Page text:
January and July of each year can be stressful for freelancers and those who are self employed. If you are one of them, you probably know why – it’s tax time! More specifically, you need to have made two payments on account to HMRC and if you haven’t already budgeted or have an excess of cash around you may feel the squeeze.
Here are some of the ways you can budget for your tax bill over the year to help spread the burden and be ready to make your payments on time so you avoid penalties and interest charges:
HMRC Self Employed Ready Reckoner
HMRC have a great tool which estimates your tax and national insurance. Input your earnings and it will give you an idea of your annual tax bill, its a really quick and easy way to estimate what you need to pay to help you budget your personal finances. Try it here.
Open a Deposit Account
Every time you receive a payment from a customer you can put away an amount away which goes towards income tax. Your accountant will advise on an appropriate amount but you could do this at the highest rate of tax you pay. You may find when you actually calculate your tax you have accumulated some savings!
Pay Yourself a Salary
Paying yourself a fixed monthly salary you will avoid the need to dip into your business earnings, assuming your business income is fairly predictable. When you reach your tax payment dates, the amount you need to pay HMRC should be fully budgeted for. If you have traded for a few years you may be able to work out the appropriate amount of salary you can pay yourself or just check with your accountant.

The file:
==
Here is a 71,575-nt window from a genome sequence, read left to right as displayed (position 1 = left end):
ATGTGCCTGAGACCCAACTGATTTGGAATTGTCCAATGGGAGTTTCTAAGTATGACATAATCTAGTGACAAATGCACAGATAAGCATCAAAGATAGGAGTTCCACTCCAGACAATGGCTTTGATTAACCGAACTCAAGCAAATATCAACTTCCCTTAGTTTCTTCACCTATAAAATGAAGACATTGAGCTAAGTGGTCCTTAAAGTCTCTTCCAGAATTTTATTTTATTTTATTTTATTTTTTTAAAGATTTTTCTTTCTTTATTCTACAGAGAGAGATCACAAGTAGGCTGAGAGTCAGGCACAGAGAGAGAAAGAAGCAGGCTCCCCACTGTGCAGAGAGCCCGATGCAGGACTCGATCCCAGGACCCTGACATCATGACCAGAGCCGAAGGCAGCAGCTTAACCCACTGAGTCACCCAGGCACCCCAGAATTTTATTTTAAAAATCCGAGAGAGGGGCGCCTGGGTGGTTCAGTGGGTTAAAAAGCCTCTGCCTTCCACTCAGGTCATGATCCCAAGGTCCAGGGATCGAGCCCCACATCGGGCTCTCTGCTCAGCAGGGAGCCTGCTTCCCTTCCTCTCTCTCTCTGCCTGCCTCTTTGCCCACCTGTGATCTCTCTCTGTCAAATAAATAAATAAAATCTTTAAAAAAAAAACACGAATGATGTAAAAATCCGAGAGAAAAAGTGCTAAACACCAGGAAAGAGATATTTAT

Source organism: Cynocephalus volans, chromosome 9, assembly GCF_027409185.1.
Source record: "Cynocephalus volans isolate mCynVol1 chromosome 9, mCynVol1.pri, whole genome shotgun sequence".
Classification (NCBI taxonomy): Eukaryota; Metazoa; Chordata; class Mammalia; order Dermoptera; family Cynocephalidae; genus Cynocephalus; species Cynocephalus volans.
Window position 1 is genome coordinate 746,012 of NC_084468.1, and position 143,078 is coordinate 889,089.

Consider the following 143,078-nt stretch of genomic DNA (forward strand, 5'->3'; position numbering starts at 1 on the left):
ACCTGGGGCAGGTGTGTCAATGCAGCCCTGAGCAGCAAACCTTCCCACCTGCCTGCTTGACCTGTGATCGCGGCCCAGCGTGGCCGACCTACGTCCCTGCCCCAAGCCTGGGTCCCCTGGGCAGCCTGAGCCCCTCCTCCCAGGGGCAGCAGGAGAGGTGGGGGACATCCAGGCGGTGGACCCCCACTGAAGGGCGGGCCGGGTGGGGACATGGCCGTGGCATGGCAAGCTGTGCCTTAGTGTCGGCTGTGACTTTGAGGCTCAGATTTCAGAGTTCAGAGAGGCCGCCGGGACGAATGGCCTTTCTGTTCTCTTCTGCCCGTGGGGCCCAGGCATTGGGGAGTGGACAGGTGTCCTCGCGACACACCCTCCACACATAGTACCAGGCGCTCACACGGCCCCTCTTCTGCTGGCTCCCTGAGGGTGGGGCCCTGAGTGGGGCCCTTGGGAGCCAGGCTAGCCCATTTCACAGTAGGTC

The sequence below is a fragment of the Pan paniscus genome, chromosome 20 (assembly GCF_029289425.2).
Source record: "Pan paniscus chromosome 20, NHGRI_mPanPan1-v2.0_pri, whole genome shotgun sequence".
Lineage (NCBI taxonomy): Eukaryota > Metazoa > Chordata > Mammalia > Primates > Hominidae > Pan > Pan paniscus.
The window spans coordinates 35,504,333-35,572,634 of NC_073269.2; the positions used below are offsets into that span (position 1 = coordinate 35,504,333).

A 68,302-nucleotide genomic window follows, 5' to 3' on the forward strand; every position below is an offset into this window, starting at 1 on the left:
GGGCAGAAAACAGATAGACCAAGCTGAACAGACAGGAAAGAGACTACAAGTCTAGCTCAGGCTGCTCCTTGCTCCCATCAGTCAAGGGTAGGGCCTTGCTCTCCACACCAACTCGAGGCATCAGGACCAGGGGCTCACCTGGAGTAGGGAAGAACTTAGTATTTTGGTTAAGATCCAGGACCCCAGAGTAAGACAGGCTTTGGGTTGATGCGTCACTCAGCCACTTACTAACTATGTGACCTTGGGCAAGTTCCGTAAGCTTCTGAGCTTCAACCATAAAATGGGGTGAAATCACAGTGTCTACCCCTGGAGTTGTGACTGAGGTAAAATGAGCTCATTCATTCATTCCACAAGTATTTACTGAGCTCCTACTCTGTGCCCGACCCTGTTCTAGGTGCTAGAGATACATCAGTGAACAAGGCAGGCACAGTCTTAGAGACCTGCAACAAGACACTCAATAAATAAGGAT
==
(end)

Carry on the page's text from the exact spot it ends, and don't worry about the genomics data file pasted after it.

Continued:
Pay HMRC an amount each month
There is actually no need to wait to make your payment twice a year in January and July. You could consider making a payment, even using a standing order, to pay a little amount of tax each month. It’s a nice way to move the money out of your account to where it ultimately needs to get to. You should probably note that HMRC won’t pay any interest on money held on account though!
Being self employed brings flexibility but also responsibilities, which includes managing your own tax and ensuring HMRC deadlines are met. Give it some consideration because late payments tend to result in hefty charges and interest.
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